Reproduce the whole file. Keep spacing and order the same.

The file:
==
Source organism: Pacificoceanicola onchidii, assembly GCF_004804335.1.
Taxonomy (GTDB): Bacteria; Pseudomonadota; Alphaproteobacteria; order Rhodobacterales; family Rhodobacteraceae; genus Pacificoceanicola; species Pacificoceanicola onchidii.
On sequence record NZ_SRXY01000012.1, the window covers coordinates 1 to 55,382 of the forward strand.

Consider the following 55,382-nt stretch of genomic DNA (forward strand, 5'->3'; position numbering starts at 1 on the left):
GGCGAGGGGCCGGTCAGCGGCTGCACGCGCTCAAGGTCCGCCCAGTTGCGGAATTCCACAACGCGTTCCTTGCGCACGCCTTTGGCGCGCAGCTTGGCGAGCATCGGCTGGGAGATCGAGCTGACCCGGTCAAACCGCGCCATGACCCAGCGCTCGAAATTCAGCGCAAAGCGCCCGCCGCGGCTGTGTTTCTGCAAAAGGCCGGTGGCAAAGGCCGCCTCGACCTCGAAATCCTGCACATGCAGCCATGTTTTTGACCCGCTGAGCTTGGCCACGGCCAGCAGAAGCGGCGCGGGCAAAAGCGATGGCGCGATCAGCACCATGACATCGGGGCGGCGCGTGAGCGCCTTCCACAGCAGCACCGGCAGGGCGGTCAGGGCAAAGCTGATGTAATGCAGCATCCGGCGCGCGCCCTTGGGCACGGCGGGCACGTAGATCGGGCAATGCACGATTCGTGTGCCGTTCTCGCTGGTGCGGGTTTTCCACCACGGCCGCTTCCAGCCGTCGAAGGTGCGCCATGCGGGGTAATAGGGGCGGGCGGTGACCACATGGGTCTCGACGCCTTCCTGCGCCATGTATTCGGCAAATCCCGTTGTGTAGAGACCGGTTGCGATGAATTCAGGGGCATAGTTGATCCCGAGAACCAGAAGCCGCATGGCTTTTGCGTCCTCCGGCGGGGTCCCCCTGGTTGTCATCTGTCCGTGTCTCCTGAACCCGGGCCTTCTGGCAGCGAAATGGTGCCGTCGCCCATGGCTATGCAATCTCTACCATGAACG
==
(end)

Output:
Source organism: Pacificoceanicola onchidii, assembly GCF_004804335.1.
Taxonomy (GTDB): Bacteria; Pseudomonadota; Alphaproteobacteria; order Rhodobacterales; family Rhodobacteraceae; genus Pacificoceanicola; species Pacificoceanicola onchidii.
On sequence record NZ_SRXY01000012.1, the window covers coordinates 1 to 55,382 of the forward strand.

Consider the following 55,382-nt stretch of genomic DNA (forward strand, 5'->3'; position numbering starts at 1 on the left):
GGCGAGGGGCCGGTCAGCGGCTGCACGCGCTCAAGGTCCGCCCAGTTGCGGAATTCCACAACGCGTTCCTTGCGCACGCCTTTGGCGCGCAGCTTGGCGAGCATCGGCTGGGAGATCGAGCTGACCCGGTCAAACCGCGCCATGACCCAGCGCTCGAAATTCAGCGCAAAGCGCCCGCCGCGGCTGTGTTTCTGCAAAAGGCCGGTGGCAAAGGCCGCCTCGACCTCGAAATCCTGCACATGCAGCCATGTTTTTGACCCGCTGAGCTTGGCCACGGCCAGCAGAAGCGGCGCGGGCAAAAGCGATGGCGCGATCAGCACCATGACATCGGGGCGGCGCGTGAGCGCCTTCCACAGCAGCACCGGCAGGGCGGTCAGGGCAAAGCTGATGTAATGCAGCATCCGGCGCGCGCCCTTGGGCACGGCGGGCACGTAGATCGGGCAATGCACGATTCGTGTGCCGTTCTCGCTGGTGCGGGTTTTCCACCACGGCCGCTTCCAGCCGTCGAAGGTGCGCCATGCGGGGTAATAGGGGCGGGCGGTGACCACATGGGTCTCGACGCCTTCCTGCGCCATGTATTCGGCAAATCCCGTTGTGTAGAGACCGGTTGCGATGAATTCAGGGGCATAGTTGATCCCGAGAACCAGAAGCCGCATGGCTTTTGCGTCCTCCGGCGGGGTCCCCCTGGTTGTCATCTGTCCGTGTCTCCTGAACCCGGGCCTTCTGGCAGCGAAATGGTGCCGTCGCCCATGGCTATGCAATCTCTACCATGAACG